Documentation of interviews was limited in the past but it has become more widespread in recent years particularly with larger agencies keen to earn external audit accreditations - particularly important within the Finance and Public sectors.

In summary, although the technicalities of recruitment and the tools that are used to improve the processes are vastly different from 10 years ago, in reality most is largely the same – it is how you get to the end result which differs.

For me, all the tools and speed efficiencies formulates the same old argument in recruitment -  Quality v/s Quantity - which can be qualified and quantified within many aspects of our trade.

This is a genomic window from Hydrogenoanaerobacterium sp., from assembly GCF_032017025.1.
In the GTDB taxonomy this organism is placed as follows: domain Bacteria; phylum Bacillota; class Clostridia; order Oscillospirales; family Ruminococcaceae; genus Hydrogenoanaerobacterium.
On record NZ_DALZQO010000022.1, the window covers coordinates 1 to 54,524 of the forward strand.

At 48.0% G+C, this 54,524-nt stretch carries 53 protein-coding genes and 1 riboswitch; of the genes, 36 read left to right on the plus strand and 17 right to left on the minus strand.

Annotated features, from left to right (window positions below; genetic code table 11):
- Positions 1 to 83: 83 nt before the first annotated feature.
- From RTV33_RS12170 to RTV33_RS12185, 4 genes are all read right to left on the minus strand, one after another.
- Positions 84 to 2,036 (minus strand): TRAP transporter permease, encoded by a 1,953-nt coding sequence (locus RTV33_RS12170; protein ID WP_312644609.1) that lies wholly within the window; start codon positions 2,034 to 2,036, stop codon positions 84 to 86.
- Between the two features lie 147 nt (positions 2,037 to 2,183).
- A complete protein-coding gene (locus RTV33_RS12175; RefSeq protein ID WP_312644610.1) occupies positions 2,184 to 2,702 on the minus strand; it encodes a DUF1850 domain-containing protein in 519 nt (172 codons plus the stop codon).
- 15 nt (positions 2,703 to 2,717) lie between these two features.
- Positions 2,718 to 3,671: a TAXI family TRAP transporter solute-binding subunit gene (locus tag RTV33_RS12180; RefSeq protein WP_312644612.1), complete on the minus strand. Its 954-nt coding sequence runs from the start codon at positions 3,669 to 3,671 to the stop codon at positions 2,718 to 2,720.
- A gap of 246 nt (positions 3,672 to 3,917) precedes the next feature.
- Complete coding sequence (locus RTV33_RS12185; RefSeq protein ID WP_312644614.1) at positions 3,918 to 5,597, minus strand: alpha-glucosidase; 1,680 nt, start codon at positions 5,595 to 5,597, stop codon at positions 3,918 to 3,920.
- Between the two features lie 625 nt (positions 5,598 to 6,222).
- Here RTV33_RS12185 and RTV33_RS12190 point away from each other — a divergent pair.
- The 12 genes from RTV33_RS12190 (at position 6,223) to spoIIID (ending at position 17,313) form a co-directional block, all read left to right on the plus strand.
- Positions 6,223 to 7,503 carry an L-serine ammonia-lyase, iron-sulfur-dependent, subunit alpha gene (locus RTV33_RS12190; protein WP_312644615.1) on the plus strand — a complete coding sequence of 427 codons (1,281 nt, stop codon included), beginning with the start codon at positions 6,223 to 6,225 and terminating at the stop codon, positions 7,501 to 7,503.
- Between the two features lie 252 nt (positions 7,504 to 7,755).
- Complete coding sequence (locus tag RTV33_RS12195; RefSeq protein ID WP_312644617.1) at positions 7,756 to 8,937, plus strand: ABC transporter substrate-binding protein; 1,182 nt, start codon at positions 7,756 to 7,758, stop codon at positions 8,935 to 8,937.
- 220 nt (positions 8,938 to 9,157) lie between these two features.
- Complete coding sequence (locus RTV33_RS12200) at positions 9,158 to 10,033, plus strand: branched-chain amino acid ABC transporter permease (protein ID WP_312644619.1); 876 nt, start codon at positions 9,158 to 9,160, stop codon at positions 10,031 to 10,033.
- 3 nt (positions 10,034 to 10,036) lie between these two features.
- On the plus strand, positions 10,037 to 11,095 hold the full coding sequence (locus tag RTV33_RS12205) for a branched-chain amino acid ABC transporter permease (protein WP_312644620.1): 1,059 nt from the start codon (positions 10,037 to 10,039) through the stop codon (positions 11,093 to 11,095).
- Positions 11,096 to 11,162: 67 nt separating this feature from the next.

Passionately I believe in adding value and that personal relationships make the better agencies stand out. Increasingly it is about what you can offer your client not what they can offer you. Whether you are candidate, consultant or client we must not lose sight of taking the time out of our very busy schedules for personal interaction which fundamentally has not changed and in my opinion will not change in the future.

Mark Grigg has spent the last 10 years in retail recruitment and we are delighted to welcome him to AdMore this month.

 

Top Eleven Best Things about a Career in Recruitment

By Sophie Mackenzie, AdMore Recruitment- Specialists in Retail and Hospitality Recruitment, Search & Selection, Talent Management and Career Development.

Next month, one of my colleagues celebrates his 10 year anniversary in Recruitment. He can hardly believe it has been that long. Like the rest of us at AdMore, Recruitment was his ‘second’ career following graduation and a successful period in the Retail and Hospitality industries.